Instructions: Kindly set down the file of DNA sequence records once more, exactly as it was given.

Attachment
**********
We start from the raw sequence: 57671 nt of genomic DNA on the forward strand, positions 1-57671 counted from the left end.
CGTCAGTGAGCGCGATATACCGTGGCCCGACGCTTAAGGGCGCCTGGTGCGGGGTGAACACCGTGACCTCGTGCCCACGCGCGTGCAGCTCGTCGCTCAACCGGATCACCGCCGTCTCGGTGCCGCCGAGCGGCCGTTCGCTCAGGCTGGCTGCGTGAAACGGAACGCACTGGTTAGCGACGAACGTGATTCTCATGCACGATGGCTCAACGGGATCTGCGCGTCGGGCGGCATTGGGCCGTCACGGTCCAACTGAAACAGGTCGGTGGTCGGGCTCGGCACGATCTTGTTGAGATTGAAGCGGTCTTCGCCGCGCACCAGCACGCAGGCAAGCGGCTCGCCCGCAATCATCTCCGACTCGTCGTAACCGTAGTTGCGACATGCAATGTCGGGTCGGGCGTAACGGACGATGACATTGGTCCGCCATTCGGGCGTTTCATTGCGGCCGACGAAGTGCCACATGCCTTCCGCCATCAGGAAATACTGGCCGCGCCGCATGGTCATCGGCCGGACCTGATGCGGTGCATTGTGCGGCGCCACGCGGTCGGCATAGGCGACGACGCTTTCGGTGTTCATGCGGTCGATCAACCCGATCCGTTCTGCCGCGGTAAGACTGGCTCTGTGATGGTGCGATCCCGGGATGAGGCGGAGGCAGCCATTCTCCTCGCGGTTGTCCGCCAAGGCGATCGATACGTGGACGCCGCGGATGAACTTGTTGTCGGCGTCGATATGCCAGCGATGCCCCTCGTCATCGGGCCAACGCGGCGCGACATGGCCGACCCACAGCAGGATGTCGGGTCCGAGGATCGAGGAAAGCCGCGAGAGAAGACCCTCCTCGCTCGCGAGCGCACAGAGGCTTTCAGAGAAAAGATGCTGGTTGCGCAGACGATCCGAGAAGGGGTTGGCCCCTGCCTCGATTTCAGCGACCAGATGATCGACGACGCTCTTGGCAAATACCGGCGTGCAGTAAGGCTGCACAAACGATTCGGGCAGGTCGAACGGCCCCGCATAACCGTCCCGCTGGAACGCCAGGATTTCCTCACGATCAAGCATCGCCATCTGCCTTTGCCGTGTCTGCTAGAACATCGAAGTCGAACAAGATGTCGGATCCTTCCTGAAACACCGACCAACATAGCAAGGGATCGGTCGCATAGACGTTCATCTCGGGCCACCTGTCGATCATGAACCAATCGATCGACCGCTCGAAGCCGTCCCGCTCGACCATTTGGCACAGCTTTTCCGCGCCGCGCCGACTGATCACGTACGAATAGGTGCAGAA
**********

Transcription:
We start from the raw sequence: 57671 nt of genomic DNA on the forward strand, positions 1-57671 counted from the left end.
CGTCAGTGAGCGCGATATACCGTGGCCCGACGCTTAAGGGCGCCTGGTGCGGGGTGAACACCGTGACCTCGTGCCCACGCGCGTGCAGCTCGTCGCTCAACCGGATCACCGCCGTCTCGGTGCCGCCGAGCGGCCGTTCGCTCAGGCTGGCTGCGTGAAACGGAACGCACTGGTTAGCGACGAACGTGATTCTCATGCACGATGGCTCAACGGGATCTGCGCGTCGGGCGGCATTGGGCCGTCACGGTCCAACTGAAACAGGTCGGTGGTCGGGCTCGGCACGATCTTGTTGAGATTGAAGCGGTCTTCGCCGCGCACCAGCACGCAGGCAAGCGGCTCGCCCGCAATCATCTCCGACTCGTCGTAACCGTAGTTGCGACATGCAATGTCGGGTCGGGCGTAACGGACGATGACATTGGTCCGCCATTCGGGCGTTTCATTGCGGCCGACGAAGTGCCACATGCCTTCCGCCATCAGGAAATACTGGCCGCGCCGCATGGTCATCGGCCGGACCTGATGCGGTGCATTGTGCGGCGCCACGCGGTCGGCATAGGCGACGACGCTTTCGGTGTTCATGCGGTCGATCAACCCGATCCGTTCTGCCGCGGTAAGACTGGCTCTGTGATGGTGCGATCCCGGGATGAGGCGGAGGCAGCCATTCTCCTCGCGGTTGTCCGCCAAGGCGATCGATACGTGGACGCCGCGGATGAACTTGTTGTCGGCGTCGATATGCCAGCGATGCCCCTCGTCATCGGGCCAACGCGGCGCGACATGGCCGACCCACAGCAGGATGTCGGGTCCGAGGATCGAGGAAAGCCGCGAGAGAAGACCCTCCTCGCTCGCGAGCGCACAGAGGCTTTCAGAGAAAAGATGCTGGTTGCGCAGACGATCCGAGAAGGGGTTGGCCCCTGCCTCGATTTCAGCGACCAGATGATCGACGACGCTCTTGGCAAATACCGGCGTGCAGTAAGGCTGCACAAACGATTCGGGCAGGTCGAACGGCCCCGCATAACCGTCCCGCTGGAACGCCAGGATTTCCTCACGATCAAGCATCGCCATCTGCCTTTGCCGTGTCTGCTAGAACATCGAAGTCGAACAAGATGTCGGATCCTTCCTGAAACACCGACCAACATAGCAAGGGATCGGTCGCATAGACGTTCATCTCGGGCCACCTGTCGATCATGAACCAATCGATCGACCGCTCGAAGCCGTCCCGCTCGACCATTTGGCACAGCTTTTCCGCGCCGCGCCGACTGATCACGTACGAATAGGTGCAGAA